Friday, June 17, 2011
A Commercial Stirs Up Memories of Missed Pets
Every time it comes on TV it makes me want to cry a little.
It's that "Trouble" ad, for an insurance company, featuring that expressive little white dog who wants to protect his prized possession, a rawhide bone.
The soulful theme song, and the effective narrative in which that rascal is sleepless with worry, stirs up primal feelings in me.
It reminds me of my belief that dogs must never worry. It reminds me that one of my best purposes in life is to make a comfortable world for our animal companions.
No matter...The world always, always, takes these friends from us. Canine, feline, avian... they are with us for such a short time... And they are gone in spite of our love, and our best efforts to keep them with us forever.
So many animals have been a part of my life. The ad causes me to think of those times when I helped my beloved animals out of their troubles: my St Bernards, Tippy and Cassie; my cockatiel Cookie; and all of the other dogs and cats I cared for, past and present.
I mourn for for the creatures that we have all loved, and inevitably lost.
I miss our basset hound Maggie, and how she would dig a hole in the garden with her front paws, drop in her bone, and cover it by pushing the dirt back over it with her snout. She would always dig it back up a few minutes later.
I laugh thinking about how she would lay in front of the couch and whine, until we moved the couch to find a little piece of kibble, which she must have flung across the room weeks ago until it lodged there.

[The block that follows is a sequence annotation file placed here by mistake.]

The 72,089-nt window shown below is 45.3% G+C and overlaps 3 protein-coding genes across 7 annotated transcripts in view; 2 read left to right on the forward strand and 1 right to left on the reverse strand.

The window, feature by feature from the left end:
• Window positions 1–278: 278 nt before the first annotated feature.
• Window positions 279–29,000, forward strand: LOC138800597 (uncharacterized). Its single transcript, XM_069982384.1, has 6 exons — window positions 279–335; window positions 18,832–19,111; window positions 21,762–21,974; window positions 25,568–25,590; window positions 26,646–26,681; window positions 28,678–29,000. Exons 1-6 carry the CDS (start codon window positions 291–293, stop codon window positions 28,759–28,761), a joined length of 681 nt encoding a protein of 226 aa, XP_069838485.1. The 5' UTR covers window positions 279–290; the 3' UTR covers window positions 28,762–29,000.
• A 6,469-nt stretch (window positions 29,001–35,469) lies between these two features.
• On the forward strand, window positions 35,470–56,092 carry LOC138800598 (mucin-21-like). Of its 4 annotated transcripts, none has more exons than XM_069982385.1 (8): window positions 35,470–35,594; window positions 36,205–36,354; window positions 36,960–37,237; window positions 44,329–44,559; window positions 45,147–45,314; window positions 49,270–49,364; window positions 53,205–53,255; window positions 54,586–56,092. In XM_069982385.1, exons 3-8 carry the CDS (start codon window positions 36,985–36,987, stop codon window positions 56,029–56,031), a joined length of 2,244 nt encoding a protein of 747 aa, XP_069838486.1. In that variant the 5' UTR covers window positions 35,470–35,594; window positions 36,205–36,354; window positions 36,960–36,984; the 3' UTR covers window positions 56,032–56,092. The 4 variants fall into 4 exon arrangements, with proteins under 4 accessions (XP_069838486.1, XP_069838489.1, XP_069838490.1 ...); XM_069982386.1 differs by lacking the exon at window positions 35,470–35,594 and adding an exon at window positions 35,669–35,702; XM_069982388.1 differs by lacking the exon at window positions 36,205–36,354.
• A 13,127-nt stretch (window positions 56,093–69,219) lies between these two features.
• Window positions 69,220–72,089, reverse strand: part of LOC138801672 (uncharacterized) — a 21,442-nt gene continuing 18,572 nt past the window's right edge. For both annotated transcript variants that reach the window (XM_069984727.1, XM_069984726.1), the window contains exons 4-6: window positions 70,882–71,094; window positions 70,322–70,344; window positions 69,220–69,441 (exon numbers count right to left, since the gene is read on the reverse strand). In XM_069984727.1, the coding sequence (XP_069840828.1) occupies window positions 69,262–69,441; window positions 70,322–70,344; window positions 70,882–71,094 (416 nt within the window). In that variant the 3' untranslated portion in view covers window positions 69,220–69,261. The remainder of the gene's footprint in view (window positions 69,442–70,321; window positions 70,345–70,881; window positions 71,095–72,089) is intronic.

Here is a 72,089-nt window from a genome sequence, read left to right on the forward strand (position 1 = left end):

Her comfort and safety always came first.
When she ran away once, Mark was frantic, until he found her across the street, sitting with a bunch of kids as they all watched a soccer game.
When she was bothered by her digestion, or itchy ears, or allergies, or arthritis in her bent little legs, we were consumed by healing her. When July 4th fireworks frightened her, we tried all kinds of comforting remedies, from tranquilizers to distracting play, until we discovered that her beef bone kept her pleasantly oblivious.
She was never mean, never snapped at us, but if we came too close to her bone, she only picked it up and ran from us a short distance.
No matter how much we loved her, it still came down to her last day, and the impossible task of saying goodbye.
And when I see the little white dog in the ad, with "Trouble" on the soundtrack, and his profound little worries, I regret all the trouble Maggie had in her life.
She would not see it that way, of course. In spite of her having forgiven us (I am convinced), the ad still makes me a bit melancholy.